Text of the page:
On 05-Mar-02 Matthew Dillon wrote:
>:>     It makes no sense whatsoever to me to be told not to commit something
>:>     due to stale code that may not be quite compatible sitting in P4 that
>:>     you can't make work in any reasonable time frame.  You should stop
>:>     trying to screw over my work and instead look to your own.   You have
>:>     so many balls in the air constructed in a fine mesh that you can't seem
>:>     to accept a single change to your perfectly meshing subsystems, half
>:>     of which are going stale in P4.  This is greatly restricting your
>:>     ability to consider deviation.
>:*sigh*  The only reason I'm not spending my cycles tracking down the
>:bugs so that preemption can go in is that I have decided that at the moment
>:there is more gain to be found by doing actual locking work.  This means that
>:preemption will eventually go in, just Not Right Now.  To that extent, I
>:think premature optimizations based on observations of a kernel locked
>:by Giant that alter the API's preemption will change (and that were
>:introduced when I committed all the bits of the preemption code that I could
>:w/o breaking the kernel) should go in.
>     Those are your cycles, not mine.  Why should I be forced to sit on my
> heals
>     for an unknown period of time (but so far 3 weeks waiting for the ucred 
>     changes and 2 weeks waiting for critical_*()), twiddling my thumbs
> wasting
>     MY cycles just because of your own scheduling issues?
>     That's really the crux of this whole situation.  I don't think it is 
>     appropriate for you to impose your development methodology on me or
>     anyone else, and I most especially do not think it is appropriate for
>     you to arbitrarily hold off the hard work that I have done in order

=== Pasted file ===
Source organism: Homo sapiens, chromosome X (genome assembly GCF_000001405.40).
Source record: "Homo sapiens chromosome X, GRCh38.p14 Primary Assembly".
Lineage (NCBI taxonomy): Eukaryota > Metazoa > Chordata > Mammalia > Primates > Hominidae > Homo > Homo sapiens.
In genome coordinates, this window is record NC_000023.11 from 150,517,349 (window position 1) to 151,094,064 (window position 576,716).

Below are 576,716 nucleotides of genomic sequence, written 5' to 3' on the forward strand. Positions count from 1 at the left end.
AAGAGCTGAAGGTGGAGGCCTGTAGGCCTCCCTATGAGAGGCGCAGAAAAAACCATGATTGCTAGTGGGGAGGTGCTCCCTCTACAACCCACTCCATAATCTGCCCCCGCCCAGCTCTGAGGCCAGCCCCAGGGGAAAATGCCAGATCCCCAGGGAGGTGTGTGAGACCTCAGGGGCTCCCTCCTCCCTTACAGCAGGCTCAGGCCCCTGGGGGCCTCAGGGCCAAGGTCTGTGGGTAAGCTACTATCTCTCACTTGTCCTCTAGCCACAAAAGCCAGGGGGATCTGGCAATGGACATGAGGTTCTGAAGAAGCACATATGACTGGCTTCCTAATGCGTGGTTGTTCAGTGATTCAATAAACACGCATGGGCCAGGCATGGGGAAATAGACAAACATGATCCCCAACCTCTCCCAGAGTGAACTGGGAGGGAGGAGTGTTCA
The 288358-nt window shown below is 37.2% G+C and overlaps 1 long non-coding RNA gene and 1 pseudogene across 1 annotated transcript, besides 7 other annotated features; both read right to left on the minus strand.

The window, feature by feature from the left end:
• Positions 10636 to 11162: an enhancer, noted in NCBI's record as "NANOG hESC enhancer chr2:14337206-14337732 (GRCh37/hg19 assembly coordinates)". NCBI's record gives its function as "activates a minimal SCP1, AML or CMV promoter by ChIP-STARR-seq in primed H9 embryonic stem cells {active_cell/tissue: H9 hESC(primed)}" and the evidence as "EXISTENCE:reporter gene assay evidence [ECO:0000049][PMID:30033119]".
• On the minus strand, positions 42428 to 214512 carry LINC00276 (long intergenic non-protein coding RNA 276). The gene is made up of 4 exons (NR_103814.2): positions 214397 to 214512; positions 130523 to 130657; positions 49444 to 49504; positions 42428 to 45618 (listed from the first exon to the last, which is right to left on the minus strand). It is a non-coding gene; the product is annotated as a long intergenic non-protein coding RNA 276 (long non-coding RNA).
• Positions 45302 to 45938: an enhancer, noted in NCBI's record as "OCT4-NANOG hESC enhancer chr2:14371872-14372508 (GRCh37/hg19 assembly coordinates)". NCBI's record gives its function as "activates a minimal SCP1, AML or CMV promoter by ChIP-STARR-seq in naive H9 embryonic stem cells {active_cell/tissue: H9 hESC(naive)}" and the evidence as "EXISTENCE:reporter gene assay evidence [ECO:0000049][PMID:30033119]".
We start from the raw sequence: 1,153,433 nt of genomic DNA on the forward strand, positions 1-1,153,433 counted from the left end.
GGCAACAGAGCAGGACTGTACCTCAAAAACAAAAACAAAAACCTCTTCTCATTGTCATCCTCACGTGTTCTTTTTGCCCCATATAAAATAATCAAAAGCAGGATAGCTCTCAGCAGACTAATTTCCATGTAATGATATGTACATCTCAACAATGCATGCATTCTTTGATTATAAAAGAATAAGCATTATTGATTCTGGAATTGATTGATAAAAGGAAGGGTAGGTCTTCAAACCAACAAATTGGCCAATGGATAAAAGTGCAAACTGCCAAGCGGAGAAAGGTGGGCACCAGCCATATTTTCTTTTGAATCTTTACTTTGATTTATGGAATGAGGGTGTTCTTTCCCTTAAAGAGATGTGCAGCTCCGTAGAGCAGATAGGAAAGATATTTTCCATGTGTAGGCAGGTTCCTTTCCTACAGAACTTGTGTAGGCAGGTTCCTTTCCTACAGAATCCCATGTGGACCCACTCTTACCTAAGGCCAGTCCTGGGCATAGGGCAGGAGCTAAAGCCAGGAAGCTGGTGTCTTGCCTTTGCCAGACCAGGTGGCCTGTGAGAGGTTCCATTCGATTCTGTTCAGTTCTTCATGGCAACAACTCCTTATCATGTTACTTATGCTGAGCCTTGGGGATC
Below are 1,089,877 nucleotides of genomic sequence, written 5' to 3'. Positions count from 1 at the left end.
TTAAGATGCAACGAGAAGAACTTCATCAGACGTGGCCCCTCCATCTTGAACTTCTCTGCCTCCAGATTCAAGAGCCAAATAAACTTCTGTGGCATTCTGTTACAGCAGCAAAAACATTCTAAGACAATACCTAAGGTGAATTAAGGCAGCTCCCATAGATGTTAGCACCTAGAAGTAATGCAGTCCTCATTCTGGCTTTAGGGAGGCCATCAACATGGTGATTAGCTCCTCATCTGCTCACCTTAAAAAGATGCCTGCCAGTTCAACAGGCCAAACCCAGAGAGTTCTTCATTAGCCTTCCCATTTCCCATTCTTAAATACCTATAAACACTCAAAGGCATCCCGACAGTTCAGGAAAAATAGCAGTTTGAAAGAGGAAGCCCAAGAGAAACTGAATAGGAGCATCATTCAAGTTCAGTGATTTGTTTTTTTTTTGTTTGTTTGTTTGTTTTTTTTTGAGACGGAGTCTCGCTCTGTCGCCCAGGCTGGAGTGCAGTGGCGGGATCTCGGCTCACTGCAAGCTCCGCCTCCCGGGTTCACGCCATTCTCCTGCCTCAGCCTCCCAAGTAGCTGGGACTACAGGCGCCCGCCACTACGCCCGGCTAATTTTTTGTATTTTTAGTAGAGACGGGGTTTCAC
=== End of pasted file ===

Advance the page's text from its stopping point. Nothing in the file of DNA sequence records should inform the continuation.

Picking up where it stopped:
>     to fit it into your schedule.  
>     I have said very clearly what I intend these critical_*() patches to
>     do.  I have said, repeatedly, that I do not believe they would 
>     intefere with your work in any significant manner.  You have yet to
>     explain in any detail why you think they would.  I have said,
>     repeatedly, that I am perfectly willing to work with you later on
>     when you ARE ready to move forward on your own work.
>     That's the crux of the situation, John.   I do not believe you have
>     the right to hold this work off, at least not based on any of the
>     explanations you have given so far.

Have you read the paper I posted to arch?  It quite clearly (I thought)
explained the role of the critical_* and the cpu_critical_* in the preemption
code.  It should be rather obvious from that why I don't want the critical_*
stuff to change from their current model.  I also think that just as it is too
early to optimize to light weight ithread switches (sparc64 is going to
optimize all kthread switches, not just ithreads by using a more general
approach, and we may do that on other arch's as well) it is too early to
optimize and add complexity for certain API's when we aren't sure what effect
they will really have on the final product.  For example, right now Giant
blocks almost all of the kernel so we are going to contest it on almost every
case.  Contesting involves grabbing the sched_lock which can result in
executing the critical section implementation more than we will end up doing
later.  I would rather wait on optimizations until the system is farther along
and we can judge what things really need optimization and which ones don't. 
Optimizations are usually a tradeoff as far as increased complexity vs.
performance and I personally at least would like to keep things simple for the
time being.  However, I would not be opposed to the code if it fit into the
design in the document I posted to arch.

A couple of notes though based on a quick preliminary glance at the code:

- The swi code has been changed to not be limited to a bitfield so that it can
  support an arbtirary number of swi's.  Right now we still support a small
  number but we may end up with several netisr's for example.  We also may move
  away from scheduling netisr's via swi_sched anyways and using a semaphore or
  some such instead.  Presently your patch goes back to assuming a fixed number
  of SWI's.
- More of a minor niglet that is easy to be fixed: you added MD fields to the MI
  pcpu bits of struct pcpu.  MD fields belong in the PCPU_MD_FIELDS macro in
  sys/i386/include/pcpu.h.  If you intend for the fields to be MI, then that is
  more of a problem as it assumes too much about interrupts for different
  platforms.  Alpha interrupts will not easily fit into a simple bitmask for


John Baldwin <[EMAIL PROTECTED]>  <><  http://www.FreeBSD.org/~jhb/
"Power Users Use the Power to Serve!"  -  http://www.FreeBSD.org/

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